Socializing is an important part of life. It allows us to connect with others, share common interests, and build relationships. However, socializing with individuals who are in recovery can sometimes be a challenge. Here are eight behaviors to avoid when socializing with recovering individuals.

1. Avoid Talking About Drinking or Using Drugs

When socializing with individuals in recovery, there are a few things to avoid if you want to make sure the conversation stays on track. One of those things is talking about drinking or using drugs. 

This can be a trigger for someone in recovery and cause them to relapse. It’s important to be respectful of their sobriety and not bring up anything that could potentially jeopardize it.

2. Avoid Talking About Negative Things in General

When socializing with individuals in recovery, it is best to avoid talking about negative things in general. This includes complaints about work, current events, and other people. 

While it is fine to discuss these topics with friends and family, recovering individuals may find them triggering. Instead, focus on positive topics that will help the individual feel good about themselves and their sobriety.

3. Don’t Badmouth Their Old Friends or Associates

If you’re socializing with someone in recovery, avoid badmouthing their old friends or associates. This can be a trigger for them and make them feel uncomfortable. 

It can also make them feel like you’re not accepting of their past. Instead, try to focus on the present and future. This will help them feel more comfortable and safe in your company.

4. Avoid Talking About Other People’s Sobriety Journey

While it can be helpful to share your own sobriety journey with others, avoid talking about other people’s journeys. This includes both positive and negative stories. 

These stories can be triggering for those in early recovery, who may feel like they are not measuring up or that they will never be able to achieve sobriety. If you want to share a story about someone else’s sobriety journey, make sure to get their permission first.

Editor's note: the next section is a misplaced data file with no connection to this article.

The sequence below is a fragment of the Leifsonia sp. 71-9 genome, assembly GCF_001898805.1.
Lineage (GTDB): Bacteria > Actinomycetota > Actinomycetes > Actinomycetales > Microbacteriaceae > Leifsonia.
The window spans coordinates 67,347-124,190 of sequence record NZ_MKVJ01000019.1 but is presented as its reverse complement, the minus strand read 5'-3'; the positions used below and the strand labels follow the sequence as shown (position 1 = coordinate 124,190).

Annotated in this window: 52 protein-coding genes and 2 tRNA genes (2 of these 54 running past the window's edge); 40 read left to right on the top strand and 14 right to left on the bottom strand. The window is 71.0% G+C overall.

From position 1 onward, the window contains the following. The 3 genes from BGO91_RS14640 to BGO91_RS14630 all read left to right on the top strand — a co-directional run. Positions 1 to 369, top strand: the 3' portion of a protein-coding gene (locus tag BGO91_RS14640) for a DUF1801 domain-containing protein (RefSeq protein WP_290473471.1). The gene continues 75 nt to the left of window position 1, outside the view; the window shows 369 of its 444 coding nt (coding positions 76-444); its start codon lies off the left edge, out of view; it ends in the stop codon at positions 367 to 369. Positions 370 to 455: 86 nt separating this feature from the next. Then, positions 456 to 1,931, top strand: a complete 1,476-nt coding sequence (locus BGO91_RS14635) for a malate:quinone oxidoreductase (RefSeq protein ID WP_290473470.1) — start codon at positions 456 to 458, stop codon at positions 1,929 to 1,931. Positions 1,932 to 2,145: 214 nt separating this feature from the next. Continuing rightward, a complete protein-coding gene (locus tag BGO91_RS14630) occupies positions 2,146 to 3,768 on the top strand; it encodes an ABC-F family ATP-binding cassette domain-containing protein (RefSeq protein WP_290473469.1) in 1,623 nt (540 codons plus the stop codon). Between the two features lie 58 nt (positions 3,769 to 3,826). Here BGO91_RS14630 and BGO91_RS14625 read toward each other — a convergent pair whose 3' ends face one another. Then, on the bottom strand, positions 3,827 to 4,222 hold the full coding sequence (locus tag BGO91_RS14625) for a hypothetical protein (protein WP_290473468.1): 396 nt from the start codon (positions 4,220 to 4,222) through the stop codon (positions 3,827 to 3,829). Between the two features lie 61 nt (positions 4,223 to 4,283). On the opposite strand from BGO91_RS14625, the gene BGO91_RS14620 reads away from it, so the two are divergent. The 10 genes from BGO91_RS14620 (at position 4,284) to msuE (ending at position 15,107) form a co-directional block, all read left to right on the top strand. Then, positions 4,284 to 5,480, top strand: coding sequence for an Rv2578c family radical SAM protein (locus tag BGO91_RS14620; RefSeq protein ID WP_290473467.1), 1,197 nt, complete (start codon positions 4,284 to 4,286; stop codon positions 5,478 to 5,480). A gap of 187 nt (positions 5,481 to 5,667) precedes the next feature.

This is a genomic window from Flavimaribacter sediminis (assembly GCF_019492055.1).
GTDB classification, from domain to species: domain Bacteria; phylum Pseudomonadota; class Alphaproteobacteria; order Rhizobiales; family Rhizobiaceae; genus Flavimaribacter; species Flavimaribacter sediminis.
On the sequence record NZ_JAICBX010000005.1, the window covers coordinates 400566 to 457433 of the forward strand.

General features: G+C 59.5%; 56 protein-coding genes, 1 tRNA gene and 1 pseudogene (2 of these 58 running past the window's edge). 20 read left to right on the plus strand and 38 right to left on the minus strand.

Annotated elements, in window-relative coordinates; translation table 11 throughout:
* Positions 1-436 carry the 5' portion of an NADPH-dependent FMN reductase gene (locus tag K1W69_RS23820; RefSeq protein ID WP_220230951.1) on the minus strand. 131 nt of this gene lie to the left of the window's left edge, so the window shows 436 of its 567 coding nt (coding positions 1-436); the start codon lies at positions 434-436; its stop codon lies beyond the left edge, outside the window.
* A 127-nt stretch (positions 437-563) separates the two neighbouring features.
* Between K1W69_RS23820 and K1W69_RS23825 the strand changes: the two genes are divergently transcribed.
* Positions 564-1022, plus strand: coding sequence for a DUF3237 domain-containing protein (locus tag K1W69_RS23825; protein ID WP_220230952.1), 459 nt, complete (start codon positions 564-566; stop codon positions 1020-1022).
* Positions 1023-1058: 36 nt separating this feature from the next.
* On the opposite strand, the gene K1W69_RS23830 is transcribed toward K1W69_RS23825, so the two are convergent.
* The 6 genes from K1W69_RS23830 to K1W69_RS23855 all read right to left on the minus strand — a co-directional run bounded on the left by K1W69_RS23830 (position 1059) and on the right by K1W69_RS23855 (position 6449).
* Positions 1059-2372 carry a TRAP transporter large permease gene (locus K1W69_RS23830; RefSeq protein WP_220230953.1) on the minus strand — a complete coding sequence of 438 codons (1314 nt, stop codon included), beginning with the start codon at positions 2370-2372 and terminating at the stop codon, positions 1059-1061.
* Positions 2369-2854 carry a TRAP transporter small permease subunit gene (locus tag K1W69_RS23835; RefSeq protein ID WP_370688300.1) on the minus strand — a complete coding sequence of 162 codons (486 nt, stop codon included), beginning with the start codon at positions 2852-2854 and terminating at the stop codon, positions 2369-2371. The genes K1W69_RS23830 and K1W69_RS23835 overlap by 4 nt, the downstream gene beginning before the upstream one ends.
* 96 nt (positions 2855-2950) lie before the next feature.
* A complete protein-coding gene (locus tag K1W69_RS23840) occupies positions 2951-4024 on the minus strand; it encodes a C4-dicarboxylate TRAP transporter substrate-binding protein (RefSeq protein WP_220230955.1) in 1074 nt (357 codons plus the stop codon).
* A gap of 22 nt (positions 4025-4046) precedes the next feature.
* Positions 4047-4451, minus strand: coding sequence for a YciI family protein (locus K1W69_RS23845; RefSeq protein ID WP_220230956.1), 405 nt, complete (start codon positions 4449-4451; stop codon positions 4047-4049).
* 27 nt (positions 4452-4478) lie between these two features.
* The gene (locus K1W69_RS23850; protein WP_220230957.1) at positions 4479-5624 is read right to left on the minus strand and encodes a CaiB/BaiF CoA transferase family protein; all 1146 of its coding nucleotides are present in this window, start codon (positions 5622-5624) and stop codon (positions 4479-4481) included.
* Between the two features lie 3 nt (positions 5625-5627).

5. Don’t Offer Unsolicited Advice or Criticize Their Program of Recovery

Everyone’s journey is different, and what works for one person may not work for another. It’s important to respect the choices that recovering individuals make about their sobriety and not try to force your own beliefs on them. If you have concerns about their sobriety, talk to them directly instead of making assumptions or passing judgment.

6. Avoid Confrontational Behavior

Confrontational behavior is any hostile or aggressive behavior that is directed at another person. This can include yelling, name-calling, blaming, and making accusations. It can also include physical aggression, such as pushing or hitting. 

Confrontational behavior is often the result of feeling threatened or overwhelmed, and it can escalate quickly.

In a social setting, confrontational behavior can be very off-putting and may cause the other person to feel uncomfortable or even unsafe. If you find yourself getting into a confrontation with someone in recovery, try to calm down and avoid escalating the situation. 

If necessary, take a time out and come back when you’re feeling more level-headed.

7. Don’t Ignore Their Feelings or Try To Invalidate Them

Recovering individuals from centers like Pearland rehab, for example, are often working through a lot of emotions, and it’s important to validate those feelings. Ignoring or invalidating someone’s feelings can be very hurtful and may cause them to feel like you don’t care about them. 

If you’re not sure how to respond to someone’s feelings, just listen and let them know that you’re there for them.

8. Don’t Ignore Their Progress and Achievements

It’s common for people in early recovery to feel insecure and self-conscious about their sobriety. They may feel like they are being judged or that people are keeping tabs on their every move, waiting for them to slip up. 

Therefore, it’s important to make a point of acknowledging their progress and celebrating their achievements, no matter how small. This will help them to feel appreciated and supported and will give them the encouragement they need to stay on track.

Bottom Line

By following these tips, you can help create a safe and supportive environment for those in recovery. Remember, recovery is a journey, and everyone is at different stages. Be patient, be understanding, and be there for them.

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